Disordered graphitic carbon doped with nitrogen and augmented with cobalt atoms serves as an efficient, robust catalyst for hydrogen separation from water. The material discovered at Rice University could challenge more expensive platinum-based catalysts. (Credit: Tour Group/Rice University)

James Tour, winner of the 2008 Foresight Institute Feynman Prize in the Experimental category, and his collaborators continue to bring forward a variety of promising applications based upon graphene and other nanostructured materials. Recently we cited a nanotechnology computer memory breakthrough and before that a flexible supercapacitor from stacked nanomaterial. A hat tipp to Nanotechnology Now for reprinting this Rice University news release written by Mike Williams “Cobalt atoms on graphene a powerful combo“:

Rice University catalyst holds promise for clean, inexpensive hydrogen production

Graphene doped with nitrogen and augmented with cobalt atoms has proven to be an effective, durable catalyst for the production of hydrogen from water, according to scientists at Rice University.

The Rice lab of chemist James Tour and colleagues at the Chinese Academy of Sciences, the University of Texas at San Antonio and the University of Houston have reported the development of a robust, solid-state catalyst that shows promise to replace expensive platinum for hydrogen generation.

Catalysts can split water into its constituent hydrogen and oxygen atoms, a process required for fuel cells. The latest discovery, detailed in Nature Communications [Open Access], is a significant step toward lower-cost catalysts for energy production, according to the researchers.

“What’s unique about this paper is that we show not the use of metal particles, not the use of metal nanoparticles, but the use of atoms,&rsdquo; Tour said. “The particles doing this chemistry are as small as you can possibly get.&rsdquo;

Even particles on the nanoscale work only at the surface, he said. “There are so many atoms inside the nanoparticle that never do anything. But in our process the atoms driving catalysis have no metal atoms next to them. We’re getting away with very little cobalt to make a catalyst that nearly matches the best platinum catalysts.&rsdquo; In comparison tests, he said the new material nearly matched platinum’s efficiency to begin reacting at a low onset voltage, the amount of electricity it needs to begin separating water into hydrogen and oxygen.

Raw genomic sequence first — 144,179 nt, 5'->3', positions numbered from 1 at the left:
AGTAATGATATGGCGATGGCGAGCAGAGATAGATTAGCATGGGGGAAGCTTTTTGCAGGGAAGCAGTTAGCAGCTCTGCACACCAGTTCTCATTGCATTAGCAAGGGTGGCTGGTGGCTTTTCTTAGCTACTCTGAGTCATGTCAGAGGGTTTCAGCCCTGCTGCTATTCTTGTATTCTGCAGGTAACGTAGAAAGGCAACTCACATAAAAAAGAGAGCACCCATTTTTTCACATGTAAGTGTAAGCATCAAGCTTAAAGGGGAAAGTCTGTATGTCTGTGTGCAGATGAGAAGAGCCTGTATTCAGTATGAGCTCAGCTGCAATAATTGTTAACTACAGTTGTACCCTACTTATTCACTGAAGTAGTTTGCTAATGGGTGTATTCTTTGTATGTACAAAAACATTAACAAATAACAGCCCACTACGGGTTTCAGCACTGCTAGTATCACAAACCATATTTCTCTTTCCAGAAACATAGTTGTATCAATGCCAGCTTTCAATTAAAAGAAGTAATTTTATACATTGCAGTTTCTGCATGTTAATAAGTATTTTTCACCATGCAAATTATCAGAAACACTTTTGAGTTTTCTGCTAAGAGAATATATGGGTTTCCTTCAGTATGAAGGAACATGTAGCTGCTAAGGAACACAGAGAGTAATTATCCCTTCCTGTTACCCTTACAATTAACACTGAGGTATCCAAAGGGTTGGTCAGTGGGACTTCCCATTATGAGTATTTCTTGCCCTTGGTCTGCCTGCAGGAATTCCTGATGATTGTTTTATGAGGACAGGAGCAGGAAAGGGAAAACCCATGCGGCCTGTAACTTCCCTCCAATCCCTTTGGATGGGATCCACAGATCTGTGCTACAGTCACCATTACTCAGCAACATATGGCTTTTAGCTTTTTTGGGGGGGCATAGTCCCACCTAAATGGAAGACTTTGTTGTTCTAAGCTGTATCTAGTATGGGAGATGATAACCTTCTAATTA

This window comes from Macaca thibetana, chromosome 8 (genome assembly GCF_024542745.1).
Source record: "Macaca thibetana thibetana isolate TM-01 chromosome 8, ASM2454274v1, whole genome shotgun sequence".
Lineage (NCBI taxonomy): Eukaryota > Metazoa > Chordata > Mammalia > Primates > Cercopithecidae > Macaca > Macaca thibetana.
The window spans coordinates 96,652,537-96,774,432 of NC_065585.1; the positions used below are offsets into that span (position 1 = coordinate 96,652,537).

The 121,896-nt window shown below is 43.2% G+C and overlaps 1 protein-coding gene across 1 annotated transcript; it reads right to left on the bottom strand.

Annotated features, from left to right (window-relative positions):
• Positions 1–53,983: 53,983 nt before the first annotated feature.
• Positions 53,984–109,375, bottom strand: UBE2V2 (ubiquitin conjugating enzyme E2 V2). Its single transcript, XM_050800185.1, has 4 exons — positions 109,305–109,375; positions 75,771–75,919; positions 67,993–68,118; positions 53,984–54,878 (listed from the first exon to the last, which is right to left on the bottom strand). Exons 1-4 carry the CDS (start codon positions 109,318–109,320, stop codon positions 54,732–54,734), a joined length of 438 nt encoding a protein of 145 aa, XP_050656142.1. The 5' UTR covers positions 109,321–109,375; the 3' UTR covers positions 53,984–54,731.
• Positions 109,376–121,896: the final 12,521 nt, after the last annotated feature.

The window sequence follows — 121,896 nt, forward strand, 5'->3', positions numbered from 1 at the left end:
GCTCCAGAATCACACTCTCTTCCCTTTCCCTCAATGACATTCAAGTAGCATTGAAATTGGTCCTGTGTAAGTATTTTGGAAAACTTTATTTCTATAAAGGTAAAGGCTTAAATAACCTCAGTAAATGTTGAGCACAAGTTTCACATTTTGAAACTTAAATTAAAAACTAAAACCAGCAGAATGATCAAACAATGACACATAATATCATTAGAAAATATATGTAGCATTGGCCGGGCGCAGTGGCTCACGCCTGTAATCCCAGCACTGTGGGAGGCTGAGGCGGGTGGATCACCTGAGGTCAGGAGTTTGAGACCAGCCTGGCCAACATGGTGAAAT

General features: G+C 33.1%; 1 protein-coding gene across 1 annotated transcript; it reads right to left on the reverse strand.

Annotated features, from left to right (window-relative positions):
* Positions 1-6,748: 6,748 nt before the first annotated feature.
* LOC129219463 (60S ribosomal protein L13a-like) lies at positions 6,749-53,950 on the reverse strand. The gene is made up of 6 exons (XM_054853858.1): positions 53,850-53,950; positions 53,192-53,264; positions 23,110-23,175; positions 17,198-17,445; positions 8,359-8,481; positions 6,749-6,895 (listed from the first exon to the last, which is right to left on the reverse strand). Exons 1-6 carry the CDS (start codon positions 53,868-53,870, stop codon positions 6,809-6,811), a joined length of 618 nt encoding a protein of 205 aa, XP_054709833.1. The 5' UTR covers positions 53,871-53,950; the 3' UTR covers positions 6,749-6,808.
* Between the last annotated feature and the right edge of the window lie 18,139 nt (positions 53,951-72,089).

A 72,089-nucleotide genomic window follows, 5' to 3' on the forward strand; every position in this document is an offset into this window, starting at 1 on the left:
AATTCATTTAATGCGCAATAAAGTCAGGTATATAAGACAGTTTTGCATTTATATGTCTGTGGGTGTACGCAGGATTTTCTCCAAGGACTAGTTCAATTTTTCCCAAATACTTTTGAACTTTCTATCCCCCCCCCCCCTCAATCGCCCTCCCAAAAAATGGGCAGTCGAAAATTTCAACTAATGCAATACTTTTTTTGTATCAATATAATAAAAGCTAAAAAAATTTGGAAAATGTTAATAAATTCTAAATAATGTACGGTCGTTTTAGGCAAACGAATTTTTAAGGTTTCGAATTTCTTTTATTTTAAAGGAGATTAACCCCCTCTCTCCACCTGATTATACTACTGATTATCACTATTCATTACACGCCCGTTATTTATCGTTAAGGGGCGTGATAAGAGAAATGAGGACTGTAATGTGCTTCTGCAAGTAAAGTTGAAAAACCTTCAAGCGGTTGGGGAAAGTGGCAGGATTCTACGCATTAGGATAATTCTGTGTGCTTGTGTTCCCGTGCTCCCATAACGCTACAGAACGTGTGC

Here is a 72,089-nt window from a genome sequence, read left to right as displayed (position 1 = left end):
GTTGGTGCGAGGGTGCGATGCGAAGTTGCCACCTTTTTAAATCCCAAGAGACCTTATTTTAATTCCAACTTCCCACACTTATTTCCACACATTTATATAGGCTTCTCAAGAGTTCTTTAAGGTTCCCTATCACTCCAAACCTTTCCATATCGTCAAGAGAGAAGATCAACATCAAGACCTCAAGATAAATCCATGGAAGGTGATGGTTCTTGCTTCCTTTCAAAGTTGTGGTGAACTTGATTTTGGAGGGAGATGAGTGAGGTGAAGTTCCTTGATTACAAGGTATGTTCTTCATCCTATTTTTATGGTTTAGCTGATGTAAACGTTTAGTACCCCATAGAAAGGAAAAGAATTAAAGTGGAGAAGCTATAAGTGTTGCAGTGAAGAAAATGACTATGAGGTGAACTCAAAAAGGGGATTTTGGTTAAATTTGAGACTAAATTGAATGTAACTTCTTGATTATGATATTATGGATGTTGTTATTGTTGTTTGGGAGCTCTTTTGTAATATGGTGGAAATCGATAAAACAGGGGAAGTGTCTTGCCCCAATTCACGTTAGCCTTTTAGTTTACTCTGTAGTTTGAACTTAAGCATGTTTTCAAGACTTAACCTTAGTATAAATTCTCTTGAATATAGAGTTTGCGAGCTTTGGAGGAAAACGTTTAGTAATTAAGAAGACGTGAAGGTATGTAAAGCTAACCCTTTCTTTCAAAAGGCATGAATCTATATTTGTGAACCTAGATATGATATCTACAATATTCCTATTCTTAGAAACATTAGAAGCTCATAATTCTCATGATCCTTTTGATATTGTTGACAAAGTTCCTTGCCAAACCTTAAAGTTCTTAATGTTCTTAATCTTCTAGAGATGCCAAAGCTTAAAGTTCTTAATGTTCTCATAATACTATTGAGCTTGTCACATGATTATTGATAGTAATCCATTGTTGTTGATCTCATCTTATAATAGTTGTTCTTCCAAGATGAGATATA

The new catalyst is mixed as a solution and can be reduced to a paper-like material or used as a surface coating. Tour said single-atom catalysts have been realized in liquids, but rarely on a surface. “This way we can build electrodes out of it,&rsdquo; he said. “It should be easy to integrate into devices.&rsdquo;

The researchers discovered that heat-treating graphene oxide and small amounts of cobalt salts in a gaseous environment forced individual cobalt atoms to bind to the material.

Electron microscope images showed cobalt atoms widely dispersed throughout the samples.

They tested nitrogen-doped graphene on its own and found it lacked the ability to kick the catalytic process into gear. But adding cobalt in very small amounts significantly increased its ability to split acidic or basic water.

“This is an extremely high-performance material,&rsdquo; Tour said. He noted platinum-carbon catalysts still boast the lowest onset voltage. “No question, they’re the best. But this is very close to it and much easier to produce and hundreds of times less expensive.&rsdquo;

Atom-thick graphene is the ideal substrate, Tour said, because of its high surface area, stability in harsh operating conditions and high conductivity. Samples of the new catalyst showed a negligible decrease in activity after 10 hours of accelerated degradation studies in the lab.

As a practical development, a catalyst almost as effective as platinum but hundreds of times less expensive should have a major effect on energy markets and technology development, but the implications for catalysis might be even greater. Using appropriately structured nanomaterials to present single atom catalysts demonstrates the value of positioning single atoms for maximum efficiency. Perhaps in many cases, like this one, the right choice of nanostructured materials will provide ideal positioning, or close to it. Perhaps in other cases, atomically precise manufacturing will be necessary to optimize the positioning of single atom catalysts.
—James Lewis, PhD